Scot Schad discovered that pirates had been ripping off freely available digital textbooks, and then using Amazon's POD service to sell print versions on Amazon.
Here's how it works.
The scammers identify a popular textbook, copy the name, and then start selling the paper copy of a pirated book under that name.
They're hoping to sell the pirated book to an unwary buyer who might mistake the knockoff for the legit textbook, and it must be working because they keep doing it.
Take, for example, Practical Electronics for Inventors. This is a real textbook from a legit publisher, but if you search for it on Amazon you will find that at least two of the results lead to pirated scam textbooks with identical names but different authors.
One of those books, by Benjamin Ward, uses content pirated from a textbook published by BookBoon. The other, by Naomi A. Patterson, rips off the syllabus for a course taught at Amity University in India.
Three pirated textbooks might not sound like much, but this is just the tip of the iceberg. Schad identified a half-dozen other pirated POD textbooks on Amazon, and I found at least dozen other titles sold by the same "authors" of the pirated books.
I also found dozens of books from those "authors" which were no longer available but also showed every sign of having been pulled because they were pirated.
This copy of Windows Azure for Students, for example, contains work originally published by SyncFusion. The book is no longer available, but the scammer is still in operation on Amazon, and the other scammers show a similar work history.
It is difficult to say how long this operation has been going on (months? years?), but I would say that we are looking at industrial scale pirates second only to the ones that used to infest Google Play Books (it looks like Google has fixed the problem).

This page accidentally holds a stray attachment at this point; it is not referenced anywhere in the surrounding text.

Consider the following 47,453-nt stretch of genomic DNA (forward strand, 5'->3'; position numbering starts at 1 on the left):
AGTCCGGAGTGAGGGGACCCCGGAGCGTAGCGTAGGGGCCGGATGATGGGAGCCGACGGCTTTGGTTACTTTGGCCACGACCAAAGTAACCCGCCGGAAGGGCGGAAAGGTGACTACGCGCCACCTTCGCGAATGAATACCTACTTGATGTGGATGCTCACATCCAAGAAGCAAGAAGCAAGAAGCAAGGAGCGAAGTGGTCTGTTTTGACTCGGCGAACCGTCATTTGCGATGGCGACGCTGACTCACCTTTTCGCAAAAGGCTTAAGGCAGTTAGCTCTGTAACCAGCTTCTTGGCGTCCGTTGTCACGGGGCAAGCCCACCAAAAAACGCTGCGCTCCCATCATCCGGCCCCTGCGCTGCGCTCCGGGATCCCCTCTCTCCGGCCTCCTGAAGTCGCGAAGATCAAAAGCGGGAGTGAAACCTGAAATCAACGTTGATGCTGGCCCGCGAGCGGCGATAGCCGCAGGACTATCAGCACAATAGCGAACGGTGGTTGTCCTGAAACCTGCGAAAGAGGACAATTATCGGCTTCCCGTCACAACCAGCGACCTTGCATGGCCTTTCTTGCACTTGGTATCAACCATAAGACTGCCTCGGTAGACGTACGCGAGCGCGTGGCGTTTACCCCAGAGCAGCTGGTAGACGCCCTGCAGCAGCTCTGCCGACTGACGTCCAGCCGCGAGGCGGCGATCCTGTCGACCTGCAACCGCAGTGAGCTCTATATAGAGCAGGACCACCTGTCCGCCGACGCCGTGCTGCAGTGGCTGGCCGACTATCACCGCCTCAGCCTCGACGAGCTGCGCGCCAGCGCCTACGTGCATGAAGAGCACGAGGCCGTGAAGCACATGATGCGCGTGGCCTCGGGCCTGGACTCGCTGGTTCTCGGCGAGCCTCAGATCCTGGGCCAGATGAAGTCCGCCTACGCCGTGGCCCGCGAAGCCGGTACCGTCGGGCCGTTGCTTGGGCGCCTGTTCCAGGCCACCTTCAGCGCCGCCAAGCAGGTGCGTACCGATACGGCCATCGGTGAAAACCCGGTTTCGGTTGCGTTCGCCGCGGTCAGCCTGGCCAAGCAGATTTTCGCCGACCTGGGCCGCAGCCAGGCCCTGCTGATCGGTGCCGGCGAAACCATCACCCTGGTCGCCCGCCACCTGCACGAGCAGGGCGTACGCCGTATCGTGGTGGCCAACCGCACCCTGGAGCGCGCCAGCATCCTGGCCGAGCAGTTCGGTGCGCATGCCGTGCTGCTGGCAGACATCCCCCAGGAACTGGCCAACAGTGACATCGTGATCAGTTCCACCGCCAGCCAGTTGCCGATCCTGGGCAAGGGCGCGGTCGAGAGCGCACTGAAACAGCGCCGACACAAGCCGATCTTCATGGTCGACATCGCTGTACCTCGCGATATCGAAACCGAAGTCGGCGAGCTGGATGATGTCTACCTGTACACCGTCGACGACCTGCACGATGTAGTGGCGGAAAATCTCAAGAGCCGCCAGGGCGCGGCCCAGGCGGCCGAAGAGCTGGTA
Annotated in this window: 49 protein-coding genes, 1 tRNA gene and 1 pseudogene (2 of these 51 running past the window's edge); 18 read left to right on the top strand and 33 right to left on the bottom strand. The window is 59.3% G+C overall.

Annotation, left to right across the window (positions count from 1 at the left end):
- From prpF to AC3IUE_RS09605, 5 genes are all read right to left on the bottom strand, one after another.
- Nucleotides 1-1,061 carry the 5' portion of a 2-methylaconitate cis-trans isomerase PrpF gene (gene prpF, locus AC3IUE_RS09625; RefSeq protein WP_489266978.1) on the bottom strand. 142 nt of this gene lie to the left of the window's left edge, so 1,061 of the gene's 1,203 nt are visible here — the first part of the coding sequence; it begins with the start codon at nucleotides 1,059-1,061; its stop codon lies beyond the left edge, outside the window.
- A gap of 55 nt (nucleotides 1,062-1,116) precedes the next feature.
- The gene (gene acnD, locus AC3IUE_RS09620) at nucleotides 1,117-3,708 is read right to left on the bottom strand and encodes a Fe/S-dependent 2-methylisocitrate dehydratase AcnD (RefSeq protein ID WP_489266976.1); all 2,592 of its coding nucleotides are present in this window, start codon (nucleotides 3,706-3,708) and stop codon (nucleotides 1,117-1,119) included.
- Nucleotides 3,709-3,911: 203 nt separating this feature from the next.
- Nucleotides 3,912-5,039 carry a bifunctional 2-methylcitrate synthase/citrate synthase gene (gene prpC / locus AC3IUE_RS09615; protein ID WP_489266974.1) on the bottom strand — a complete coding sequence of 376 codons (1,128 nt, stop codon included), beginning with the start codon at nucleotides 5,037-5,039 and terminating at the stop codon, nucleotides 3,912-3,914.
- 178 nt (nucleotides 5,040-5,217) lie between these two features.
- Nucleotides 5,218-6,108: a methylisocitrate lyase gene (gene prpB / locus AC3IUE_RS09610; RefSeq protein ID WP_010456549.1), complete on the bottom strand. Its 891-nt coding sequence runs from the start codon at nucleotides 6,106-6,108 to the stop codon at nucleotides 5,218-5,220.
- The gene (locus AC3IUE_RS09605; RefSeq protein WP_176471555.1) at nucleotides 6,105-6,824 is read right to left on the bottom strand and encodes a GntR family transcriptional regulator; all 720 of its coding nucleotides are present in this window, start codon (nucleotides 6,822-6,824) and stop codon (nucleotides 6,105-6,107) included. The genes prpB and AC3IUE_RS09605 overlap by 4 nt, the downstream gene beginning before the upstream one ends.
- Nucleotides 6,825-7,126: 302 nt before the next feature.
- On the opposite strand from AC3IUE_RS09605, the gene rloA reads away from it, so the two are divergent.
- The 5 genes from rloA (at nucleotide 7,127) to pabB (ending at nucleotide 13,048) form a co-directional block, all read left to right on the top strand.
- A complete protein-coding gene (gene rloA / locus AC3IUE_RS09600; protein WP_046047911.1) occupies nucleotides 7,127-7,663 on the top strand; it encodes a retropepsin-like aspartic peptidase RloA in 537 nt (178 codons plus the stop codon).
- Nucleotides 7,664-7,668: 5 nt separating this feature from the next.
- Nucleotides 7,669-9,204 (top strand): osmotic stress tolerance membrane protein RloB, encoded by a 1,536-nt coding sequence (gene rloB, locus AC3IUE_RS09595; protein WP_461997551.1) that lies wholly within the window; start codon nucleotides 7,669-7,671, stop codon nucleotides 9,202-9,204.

The only real difference is that these scammers are targeting POD textbooks, rather than ebooks, and that the POD scammers are going after even the most arcane title.
Schad told me that he learned of this problem when the scammers copied the name of his graduate paper:
I only noticed the problem when two clones of my M.S. thesis appeared on Amazon. My title, Hydrocarbon Potential of the Caney Shale in Southeastern Oklahoma, is about as obscure as it gets. Amazingly, the two bogus books pretending to be mine boasted that they were the second edition!
Schad complained directly to Jeff Bezos, and those books are gone now, but Amazon continues to sell the other pirated textbooks.
But wait, there's more.
This isn't just a problem with pirated books on Amazon. What you see here are signs of a fundamental problem with one of Amazon's platforms.
All of the textbooks mentioned above, as well as all the other textbooks published by these scammers, were distributed through Createspace.
And that is a huge problem for everyone because Createspace doesn't just distribute to Amazon's website.
These books are available through every online book retailer that has a contract with Createspace. That Ward's Linear Algebra, for example, is available from Amazon sites around the globe as well as Powell's, Abe Books, Half.com, and Barnes & Noble.
A quick check of BookFinder shows that the "author" in question has a half dozen other books to his name, all of which were distributed by Createspace, and all of which are widely available.
Folks, Amazon has a well-deserved reputation for keeping pirated, public domain, and spam ebooks out of the Kindle Store. They earned that reputation by keeping a close eye on ebooks uploaded to the KDP portal and discouraging or deleting undesirable books.
The pirated textbooks mentioned above are not available in the Kindle Store because the pirates know that Amazon would catch on quickly, but unfortunately Amazon's vigilance does not extend to its other platforms.
Createspace clearly does not have the same safeguards as KDP.
But something tells me that Amazon will make it a priority to address this issue.
image by Marcus Jeffrey